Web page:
Review: Darkness Bound
Darkness Bound by J.T. Geissinger
My rating: 4 of 5 stars
Do you love shifters? DARKNESS BOUND is a fabulous paranormal romance with a new-to-me author, Ms. Geissinger. For those who love Christine Feehan's Leopard series, the Night Prowler series is for you. Full disclosure, I did not read the first four books in this series. I jumped into the fifth book and easily caught up to speed with the world building and storyline.
Jacqueline Dolan aka Jack is an investigative reporter who possesses a death wish. She travels to hostile locations during dangerous situations. The fact that she hasn't been killed or maimed is quite amazing. She also seems to be a person who is running from her past. She makes the mistake of writing an article pushing for the destruction of all shape-shifters known as the Ikati. Instead of killing her in retaliation, the Ikati uses her as a way to change public opinion. Although, to enlighten Jack, the Ikati need to cross some questionable lines. Hawk is the poor Ikati male forced to bring Jack to the colony and watch over her. It's not an easy task.
Hawk is the abused bastard son of the previous alpha. He's literally a whipping boy and it's despicable. The way Hawk is treated makes me rage with a thirst for vengeance. He's antisocial and just wants to be left alone. Unfortunately, the current alpha is an asshole and his legitimate younger half-brother. When Hawk is paired up with Jack, their life will never be the same.
The world building in this book is familiar and easy to follow. Since I've read similar themes like this one, it is easy to pick up the story from any of the books. What makes this book good for me is the character building. Hawk and Jack are both damaged from their childhood. It's hard pressed for some readers to pick which one is worse. Personally, I feel that Jack's childhood is the worst. The trauma she experienced impacted her entire family and the repercussions were severe. When Hawk and Jack open up to each other through their trials, it is a beautiful thing to watch. They both change for the better. It's not ideal, yet it's still a step closer to acceptance and understanding. This is the message I applaud Ms. Geissinger for slipping into her story. It's pretty obvious she's hoping for a better world where there are no bigots and people work together for a better tomorrow. She does it in a slightly heavy-handed manner, yet it's balanced well with the romance in this story.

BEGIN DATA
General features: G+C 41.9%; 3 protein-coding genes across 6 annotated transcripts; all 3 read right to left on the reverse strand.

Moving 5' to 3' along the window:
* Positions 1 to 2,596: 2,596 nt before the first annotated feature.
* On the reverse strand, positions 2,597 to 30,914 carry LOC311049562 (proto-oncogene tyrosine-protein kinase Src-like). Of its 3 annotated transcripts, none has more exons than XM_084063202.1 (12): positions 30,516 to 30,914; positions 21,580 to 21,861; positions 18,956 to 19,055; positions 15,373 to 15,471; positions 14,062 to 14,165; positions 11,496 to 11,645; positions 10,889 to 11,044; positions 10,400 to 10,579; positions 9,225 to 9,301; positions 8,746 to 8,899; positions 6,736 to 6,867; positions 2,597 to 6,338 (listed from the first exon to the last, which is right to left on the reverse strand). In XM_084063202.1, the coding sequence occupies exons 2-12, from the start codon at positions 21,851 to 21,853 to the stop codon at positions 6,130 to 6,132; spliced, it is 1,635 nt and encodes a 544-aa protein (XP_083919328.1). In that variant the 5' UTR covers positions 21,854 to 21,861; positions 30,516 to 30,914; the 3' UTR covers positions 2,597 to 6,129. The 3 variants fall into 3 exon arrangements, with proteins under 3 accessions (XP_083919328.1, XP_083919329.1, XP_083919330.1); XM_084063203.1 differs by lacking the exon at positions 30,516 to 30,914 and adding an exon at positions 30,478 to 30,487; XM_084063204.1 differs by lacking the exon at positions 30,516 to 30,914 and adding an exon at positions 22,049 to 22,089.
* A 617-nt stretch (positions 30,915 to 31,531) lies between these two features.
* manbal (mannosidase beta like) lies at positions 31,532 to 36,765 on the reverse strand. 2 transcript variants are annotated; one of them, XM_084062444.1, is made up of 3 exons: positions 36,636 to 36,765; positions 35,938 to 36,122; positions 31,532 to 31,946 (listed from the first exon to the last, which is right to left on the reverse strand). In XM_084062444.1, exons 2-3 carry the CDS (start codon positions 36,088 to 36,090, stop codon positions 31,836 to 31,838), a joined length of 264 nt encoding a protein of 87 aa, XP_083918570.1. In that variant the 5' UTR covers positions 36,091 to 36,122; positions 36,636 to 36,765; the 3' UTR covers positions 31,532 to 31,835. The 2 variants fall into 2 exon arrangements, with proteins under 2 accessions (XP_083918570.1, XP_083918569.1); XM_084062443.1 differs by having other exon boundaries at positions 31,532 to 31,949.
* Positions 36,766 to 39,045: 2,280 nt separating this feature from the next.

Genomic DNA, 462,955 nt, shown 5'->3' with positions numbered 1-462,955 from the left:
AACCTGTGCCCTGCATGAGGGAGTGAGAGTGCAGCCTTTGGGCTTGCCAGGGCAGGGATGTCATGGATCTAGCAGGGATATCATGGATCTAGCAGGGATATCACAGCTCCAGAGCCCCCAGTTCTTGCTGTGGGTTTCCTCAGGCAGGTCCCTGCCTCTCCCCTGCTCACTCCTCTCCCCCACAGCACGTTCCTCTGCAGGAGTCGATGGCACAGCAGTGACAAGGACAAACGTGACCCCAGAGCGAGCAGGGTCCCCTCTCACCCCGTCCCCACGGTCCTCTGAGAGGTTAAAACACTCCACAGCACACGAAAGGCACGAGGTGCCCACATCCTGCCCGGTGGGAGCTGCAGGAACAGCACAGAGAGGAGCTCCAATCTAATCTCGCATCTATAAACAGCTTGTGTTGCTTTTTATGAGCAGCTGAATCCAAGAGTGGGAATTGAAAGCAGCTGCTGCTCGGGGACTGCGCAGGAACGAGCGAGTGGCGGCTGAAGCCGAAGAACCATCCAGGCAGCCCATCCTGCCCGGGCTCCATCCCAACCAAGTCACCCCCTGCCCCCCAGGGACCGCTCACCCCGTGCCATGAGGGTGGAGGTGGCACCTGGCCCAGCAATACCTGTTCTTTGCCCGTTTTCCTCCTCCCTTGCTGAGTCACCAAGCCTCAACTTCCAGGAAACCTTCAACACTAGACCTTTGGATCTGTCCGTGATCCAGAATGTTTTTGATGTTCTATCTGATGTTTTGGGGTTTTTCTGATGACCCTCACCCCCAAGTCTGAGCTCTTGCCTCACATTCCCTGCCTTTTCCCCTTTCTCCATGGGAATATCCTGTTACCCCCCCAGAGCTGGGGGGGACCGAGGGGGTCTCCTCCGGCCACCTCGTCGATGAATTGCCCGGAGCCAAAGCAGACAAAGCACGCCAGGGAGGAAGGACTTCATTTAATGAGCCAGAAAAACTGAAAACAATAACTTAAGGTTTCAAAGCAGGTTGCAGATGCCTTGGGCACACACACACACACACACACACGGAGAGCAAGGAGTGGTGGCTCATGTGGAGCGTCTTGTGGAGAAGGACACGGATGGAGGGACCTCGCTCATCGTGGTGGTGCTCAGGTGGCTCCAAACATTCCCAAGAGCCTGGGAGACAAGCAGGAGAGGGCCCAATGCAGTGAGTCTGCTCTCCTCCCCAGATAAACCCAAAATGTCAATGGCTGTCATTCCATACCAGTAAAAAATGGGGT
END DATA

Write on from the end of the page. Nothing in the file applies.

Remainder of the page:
While I never experienced the trauma Hawk and Jack went through as a kid and they aren't people I can identify with, I still bonded with them. This is what makes a book good for me. When characters are different from me and yet I still empathize with them and admire them, it's a great read. The emotions this story pulls from me make the book memorable and enjoyable. A reader will run the gamut of feelings when reading this tale--anger, sadness, frustration, hope and happiness. Ms. Geissinger creates just the right blend of emotions for a satisfying journey. She ends it on a lovely note.
Instead [redacted] said in a steady, soft voice, those blue eyes burning, "[redacted], you underhanded son of a dung beetle...I love you. With all my heart and soul, I love you. I'm not a religious person, but because of you, I believe in miracles. You taught me how to be loved. I never knew what that meant before, I was too busy feeling terrible and hating myself" (Kindle loc. on 5960-5963)
This is a story beautiful story of two lost people finding their way together. Recommended for romantics who never give up hope.
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